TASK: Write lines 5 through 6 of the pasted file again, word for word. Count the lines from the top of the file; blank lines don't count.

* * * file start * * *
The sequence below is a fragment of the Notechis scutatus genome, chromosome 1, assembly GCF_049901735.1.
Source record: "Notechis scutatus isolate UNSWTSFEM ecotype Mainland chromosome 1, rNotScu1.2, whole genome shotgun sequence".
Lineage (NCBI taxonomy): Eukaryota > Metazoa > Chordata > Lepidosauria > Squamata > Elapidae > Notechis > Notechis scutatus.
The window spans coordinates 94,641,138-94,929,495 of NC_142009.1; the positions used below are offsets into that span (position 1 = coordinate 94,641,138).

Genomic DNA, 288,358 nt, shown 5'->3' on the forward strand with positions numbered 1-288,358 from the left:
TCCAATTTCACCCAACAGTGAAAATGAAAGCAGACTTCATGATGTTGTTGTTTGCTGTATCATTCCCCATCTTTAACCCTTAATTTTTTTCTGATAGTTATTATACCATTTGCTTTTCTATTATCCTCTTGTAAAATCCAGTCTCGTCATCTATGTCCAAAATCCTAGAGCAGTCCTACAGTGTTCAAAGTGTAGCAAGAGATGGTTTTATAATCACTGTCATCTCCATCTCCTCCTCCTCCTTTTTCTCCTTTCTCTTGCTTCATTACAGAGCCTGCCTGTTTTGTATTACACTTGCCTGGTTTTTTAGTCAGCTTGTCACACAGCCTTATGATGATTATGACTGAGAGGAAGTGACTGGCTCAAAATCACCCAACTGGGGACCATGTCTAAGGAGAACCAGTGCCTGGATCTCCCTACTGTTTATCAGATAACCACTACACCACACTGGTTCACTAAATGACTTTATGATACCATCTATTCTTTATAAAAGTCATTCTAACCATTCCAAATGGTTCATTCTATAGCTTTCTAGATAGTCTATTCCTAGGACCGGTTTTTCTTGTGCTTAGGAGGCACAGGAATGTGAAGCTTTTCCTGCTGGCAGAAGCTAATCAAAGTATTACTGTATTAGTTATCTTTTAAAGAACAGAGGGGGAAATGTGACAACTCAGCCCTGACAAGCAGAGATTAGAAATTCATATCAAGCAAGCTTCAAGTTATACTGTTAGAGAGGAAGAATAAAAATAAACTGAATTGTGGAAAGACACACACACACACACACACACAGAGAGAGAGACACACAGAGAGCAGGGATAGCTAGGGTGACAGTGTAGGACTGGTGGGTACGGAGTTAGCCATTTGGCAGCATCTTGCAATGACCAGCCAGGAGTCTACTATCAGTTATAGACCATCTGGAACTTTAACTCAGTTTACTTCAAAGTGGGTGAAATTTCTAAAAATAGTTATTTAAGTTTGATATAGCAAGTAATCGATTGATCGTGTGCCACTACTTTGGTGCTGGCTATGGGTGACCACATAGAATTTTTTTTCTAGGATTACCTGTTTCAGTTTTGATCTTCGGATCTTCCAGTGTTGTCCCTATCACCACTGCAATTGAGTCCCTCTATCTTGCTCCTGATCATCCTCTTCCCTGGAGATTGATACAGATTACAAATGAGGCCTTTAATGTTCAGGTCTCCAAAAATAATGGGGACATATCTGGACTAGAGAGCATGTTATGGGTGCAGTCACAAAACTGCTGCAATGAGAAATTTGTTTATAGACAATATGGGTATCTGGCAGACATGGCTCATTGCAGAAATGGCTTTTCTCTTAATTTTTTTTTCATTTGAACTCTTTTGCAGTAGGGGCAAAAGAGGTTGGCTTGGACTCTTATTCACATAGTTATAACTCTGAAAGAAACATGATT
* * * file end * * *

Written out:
Genomic DNA, 288,358 nt, shown 5'->3' on the forward strand with positions numbered 1-288,358 from the left:
TCCAATTTCACCCAACAGTGAAAATGAAAGCAGACTTCATGATGTTGTTGTTTGCTGTATCATTCCCCATCTTTAACCCTTAATTTTTTTCTGATAGTTATTATACCATTTGCTTTTCTATTATCCTCTTGTAAAATCCAGTCTCGTCATCTATGTCCAAAATCCTAGAGCAGTCCTACAGTGTTCAAAGTGTAGCAAGAGATGGTTTTATAATCACTGTCATCTCCATCTCCTCCTCCTCCTTTTTCTCCTTTCTCTTGCTTCATTACAGAGCCTGCCTGTTTTGTATTACACTTGCCTGGTTTTTTAGTCAGCTTGTCACACAGCCTTATGATGATTATGACTGAGAGGAAGTGACTGGCTCAAAATCACCCAACTGGGGACCATGTCTAAGGAGAACCAGTGCCTGGATCTCCCTACTGTTTATCAGATAACCACTACACCACACTGGTTCACTAAATGACTTTATGATACCATCTATTCTTTATAAAAGTCATTCTAACCATTCCAAATGGTTCATTCTATAGCTTTCTAGATAGTCTATTCCTAGGACCGGTTTTTCTTGTGCTTAGGAGGCACAGGAATGTGAAGCTTTTCCTGCTGGCAGAAGCTAATCAAAGTATTACTGTATTAGTTATCTTTTAAAGAACAGAGGGGGAAATGTGACAACTCAGCCCTGACAAGCAGAGATTAGAAATTCATATCAAGCAAGCTTCAAGTTATACTGTTAGAGAGGAAGAATAAAAATAAACTGAATTGTGGAAAGACACACACACACACACACACACAGAGAGAGAGACACACAGAGAGCAGGGATAGCTAGGGTGACAGTGTAGGACTGGTGGGTACGGAGTTAGCCATTTGGCAGCATCTTGCAATGACCAGCCAGGAGTCTACTATCAGTTATAGACCATCTGGAACTTTAACTCAGTTTACTTCAAAGTGGGTGAAATTTCTAAAAATAGTTATTTAAGTTTGATATAGCAAGTAATCGATTGATCGTGTGCCACTACTTTGGTGCTGGCTATGGGTGACCACATAGAATTTTTTTTCTAGGATTACCTGTTTCAGTTTTGATCTTCGGATCTTCCAGTGTTGTCCCTATCACCACTGCAATTGAGTCCCTCTATCTTGCTCCTGATCATCCTCTTCCCTGGAGATTGATACAGATTACAAATGAGGCCTTTAATGTTCAGGTCTCCAAAAATAATGGGGACATATCTGGACTAGAGAGCATGTTATGGGTGCAGTCACAAAACTGCTGCAATGAGAAATTTGTTTATAGACAATATGGGTATCTGGCAGACATGGCTCATTGCAGAAATGGCTTTTCTCTTAATTTTTTTTTCATTTGAACTCTTTTGCAGTAGGGGCAAAAGAGGTTGGCTTGGACTCTTATTCACATAGTTATAACTCTGAAAGAAACATGATT